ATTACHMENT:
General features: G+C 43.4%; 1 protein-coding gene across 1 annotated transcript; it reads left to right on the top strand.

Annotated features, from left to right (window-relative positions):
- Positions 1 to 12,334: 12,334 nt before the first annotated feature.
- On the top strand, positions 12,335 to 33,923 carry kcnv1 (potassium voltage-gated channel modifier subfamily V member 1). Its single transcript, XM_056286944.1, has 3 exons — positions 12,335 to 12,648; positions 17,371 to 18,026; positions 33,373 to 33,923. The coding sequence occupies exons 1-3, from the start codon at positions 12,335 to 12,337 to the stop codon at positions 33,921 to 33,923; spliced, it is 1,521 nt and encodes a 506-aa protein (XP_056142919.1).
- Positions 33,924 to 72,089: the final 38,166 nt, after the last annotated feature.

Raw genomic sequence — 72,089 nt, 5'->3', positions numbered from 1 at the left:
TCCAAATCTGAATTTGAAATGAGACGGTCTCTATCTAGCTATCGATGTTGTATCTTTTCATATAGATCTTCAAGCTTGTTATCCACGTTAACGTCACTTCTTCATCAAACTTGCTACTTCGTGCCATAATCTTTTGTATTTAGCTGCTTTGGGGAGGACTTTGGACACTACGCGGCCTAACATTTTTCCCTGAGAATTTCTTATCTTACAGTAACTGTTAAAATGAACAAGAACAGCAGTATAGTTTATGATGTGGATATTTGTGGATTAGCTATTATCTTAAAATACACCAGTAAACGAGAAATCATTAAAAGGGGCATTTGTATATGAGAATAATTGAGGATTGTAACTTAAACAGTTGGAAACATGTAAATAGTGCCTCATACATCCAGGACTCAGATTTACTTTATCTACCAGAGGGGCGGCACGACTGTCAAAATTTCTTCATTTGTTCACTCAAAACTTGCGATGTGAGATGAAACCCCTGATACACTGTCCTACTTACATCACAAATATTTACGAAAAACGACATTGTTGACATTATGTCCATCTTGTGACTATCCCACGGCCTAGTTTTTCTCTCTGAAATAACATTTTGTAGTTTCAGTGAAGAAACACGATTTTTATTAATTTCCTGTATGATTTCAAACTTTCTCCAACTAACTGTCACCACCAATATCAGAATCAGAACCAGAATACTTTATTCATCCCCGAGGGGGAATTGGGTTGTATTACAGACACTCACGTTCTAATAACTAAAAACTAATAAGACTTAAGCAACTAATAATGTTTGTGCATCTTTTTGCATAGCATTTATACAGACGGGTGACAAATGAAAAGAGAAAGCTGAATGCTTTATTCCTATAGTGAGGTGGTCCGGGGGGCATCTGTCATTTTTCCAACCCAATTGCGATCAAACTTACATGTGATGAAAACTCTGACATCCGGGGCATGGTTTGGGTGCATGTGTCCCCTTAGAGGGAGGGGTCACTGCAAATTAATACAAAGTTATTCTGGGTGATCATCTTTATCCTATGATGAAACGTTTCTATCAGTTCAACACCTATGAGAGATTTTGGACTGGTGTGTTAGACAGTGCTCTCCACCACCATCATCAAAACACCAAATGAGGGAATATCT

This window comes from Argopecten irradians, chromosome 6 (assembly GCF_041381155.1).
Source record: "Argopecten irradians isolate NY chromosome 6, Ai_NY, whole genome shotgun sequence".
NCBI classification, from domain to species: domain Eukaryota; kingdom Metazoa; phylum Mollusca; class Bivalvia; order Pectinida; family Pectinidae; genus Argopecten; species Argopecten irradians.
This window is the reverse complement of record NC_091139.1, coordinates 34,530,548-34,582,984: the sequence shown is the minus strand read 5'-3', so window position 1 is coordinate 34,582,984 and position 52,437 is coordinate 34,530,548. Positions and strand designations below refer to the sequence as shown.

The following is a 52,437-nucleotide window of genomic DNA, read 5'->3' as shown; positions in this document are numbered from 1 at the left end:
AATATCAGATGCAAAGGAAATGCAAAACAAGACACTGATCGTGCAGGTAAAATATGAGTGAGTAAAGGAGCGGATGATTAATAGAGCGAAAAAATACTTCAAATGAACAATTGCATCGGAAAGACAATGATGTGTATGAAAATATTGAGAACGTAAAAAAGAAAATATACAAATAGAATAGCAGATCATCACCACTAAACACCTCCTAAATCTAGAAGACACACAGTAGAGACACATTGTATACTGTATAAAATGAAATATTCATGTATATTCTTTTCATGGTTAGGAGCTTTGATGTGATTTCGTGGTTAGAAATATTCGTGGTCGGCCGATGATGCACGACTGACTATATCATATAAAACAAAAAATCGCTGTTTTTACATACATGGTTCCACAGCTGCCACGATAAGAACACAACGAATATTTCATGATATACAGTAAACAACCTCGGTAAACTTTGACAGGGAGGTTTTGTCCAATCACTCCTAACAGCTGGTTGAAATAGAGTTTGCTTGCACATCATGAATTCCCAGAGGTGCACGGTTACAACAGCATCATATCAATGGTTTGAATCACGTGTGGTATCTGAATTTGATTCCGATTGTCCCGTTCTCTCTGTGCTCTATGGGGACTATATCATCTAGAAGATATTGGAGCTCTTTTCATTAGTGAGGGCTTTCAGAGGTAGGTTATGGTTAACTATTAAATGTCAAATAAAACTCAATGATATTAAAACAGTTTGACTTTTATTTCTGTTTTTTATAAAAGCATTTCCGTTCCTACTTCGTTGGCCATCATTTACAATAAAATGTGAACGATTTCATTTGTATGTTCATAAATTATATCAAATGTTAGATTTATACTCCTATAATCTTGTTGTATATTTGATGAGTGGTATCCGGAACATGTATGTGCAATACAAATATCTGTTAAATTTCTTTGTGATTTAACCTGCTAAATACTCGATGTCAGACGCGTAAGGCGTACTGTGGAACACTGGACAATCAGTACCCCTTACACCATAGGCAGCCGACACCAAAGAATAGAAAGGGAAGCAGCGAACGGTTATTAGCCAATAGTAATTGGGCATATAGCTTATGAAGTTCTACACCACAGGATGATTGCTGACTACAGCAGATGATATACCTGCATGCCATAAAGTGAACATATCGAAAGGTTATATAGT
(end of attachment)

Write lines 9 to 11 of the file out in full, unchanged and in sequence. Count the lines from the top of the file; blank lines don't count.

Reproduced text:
Source record: "Argopecten irradians isolate NY chromosome 6, Ai_NY, whole genome shotgun sequence".
NCBI classification, from domain to species: domain Eukaryota; kingdom Metazoa; phylum Mollusca; class Bivalvia; order Pectinida; family Pectinidae; genus Argopecten; species Argopecten irradians.
This window is the reverse complement of record NC_091139.1, coordinates 34,530,548-34,582,984: the sequence shown is the minus strand read 5'-3', so window position 1 is coordinate 34,582,984 and position 52,437 is coordinate 34,530,548. Positions and strand designations below refer to the sequence as shown.